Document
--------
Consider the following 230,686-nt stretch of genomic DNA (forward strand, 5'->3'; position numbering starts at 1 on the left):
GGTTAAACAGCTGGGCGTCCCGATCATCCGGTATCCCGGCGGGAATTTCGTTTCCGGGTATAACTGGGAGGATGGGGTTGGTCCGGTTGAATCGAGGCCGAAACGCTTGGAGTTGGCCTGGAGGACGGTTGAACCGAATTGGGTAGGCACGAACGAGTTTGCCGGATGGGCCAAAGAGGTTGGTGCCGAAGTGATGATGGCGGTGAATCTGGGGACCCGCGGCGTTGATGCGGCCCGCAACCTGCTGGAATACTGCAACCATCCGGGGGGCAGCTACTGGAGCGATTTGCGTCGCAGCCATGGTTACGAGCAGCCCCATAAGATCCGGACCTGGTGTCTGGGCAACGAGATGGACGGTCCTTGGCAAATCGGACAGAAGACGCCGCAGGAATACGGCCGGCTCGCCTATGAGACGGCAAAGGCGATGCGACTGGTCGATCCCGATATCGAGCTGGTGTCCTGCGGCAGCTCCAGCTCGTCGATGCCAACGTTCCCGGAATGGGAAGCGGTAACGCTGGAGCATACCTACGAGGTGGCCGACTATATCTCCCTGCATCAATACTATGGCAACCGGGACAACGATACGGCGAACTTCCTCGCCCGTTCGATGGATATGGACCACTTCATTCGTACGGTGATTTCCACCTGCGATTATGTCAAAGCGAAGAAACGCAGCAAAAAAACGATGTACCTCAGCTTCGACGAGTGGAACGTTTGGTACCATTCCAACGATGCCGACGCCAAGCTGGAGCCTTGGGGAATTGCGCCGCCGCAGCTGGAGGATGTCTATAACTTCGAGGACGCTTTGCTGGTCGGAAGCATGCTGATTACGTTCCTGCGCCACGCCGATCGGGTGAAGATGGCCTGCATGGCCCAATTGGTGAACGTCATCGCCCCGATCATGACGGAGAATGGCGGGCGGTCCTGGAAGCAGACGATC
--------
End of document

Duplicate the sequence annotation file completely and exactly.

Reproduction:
Consider the following 230,686-nt stretch of genomic DNA (forward strand, 5'->3'; position numbering starts at 1 on the left):
GGTTAAACAGCTGGGCGTCCCGATCATCCGGTATCCCGGCGGGAATTTCGTTTCCGGGTATAACTGGGAGGATGGGGTTGGTCCGGTTGAATCGAGGCCGAAACGCTTGGAGTTGGCCTGGAGGACGGTTGAACCGAATTGGGTAGGCACGAACGAGTTTGCCGGATGGGCCAAAGAGGTTGGTGCCGAAGTGATGATGGCGGTGAATCTGGGGACCCGCGGCGTTGATGCGGCCCGCAACCTGCTGGAATACTGCAACCATCCGGGGGGCAGCTACTGGAGCGATTTGCGTCGCAGCCATGGTTACGAGCAGCCCCATAAGATCCGGACCTGGTGTCTGGGCAACGAGATGGACGGTCCTTGGCAAATCGGACAGAAGACGCCGCAGGAATACGGCCGGCTCGCCTATGAGACGGCAAAGGCGATGCGACTGGTCGATCCCGATATCGAGCTGGTGTCCTGCGGCAGCTCCAGCTCGTCGATGCCAACGTTCCCGGAATGGGAAGCGGTAACGCTGGAGCATACCTACGAGGTGGCCGACTATATCTCCCTGCATCAATACTATGGCAACCGGGACAACGATACGGCGAACTTCCTCGCCCGTTCGATGGATATGGACCACTTCATTCGTACGGTGATTTCCACCTGCGATTATGTCAAAGCGAAGAAACGCAGCAAAAAAACGATGTACCTCAGCTTCGACGAGTGGAACGTTTGGTACCATTCCAACGATGCCGACGCCAAGCTGGAGCCTTGGGGAATTGCGCCGCCGCAGCTGGAGGATGTCTATAACTTCGAGGACGCTTTGCTGGTCGGAAGCATGCTGATTACGTTCCTGCGCCACGCCGATCGGGTGAAGATGGCCTGCATGGCCCAATTGGTGAACGTCATCGCCCCGATCATGACGGAGAATGGCGGGCGGTCCTGGAAGCAGACGATC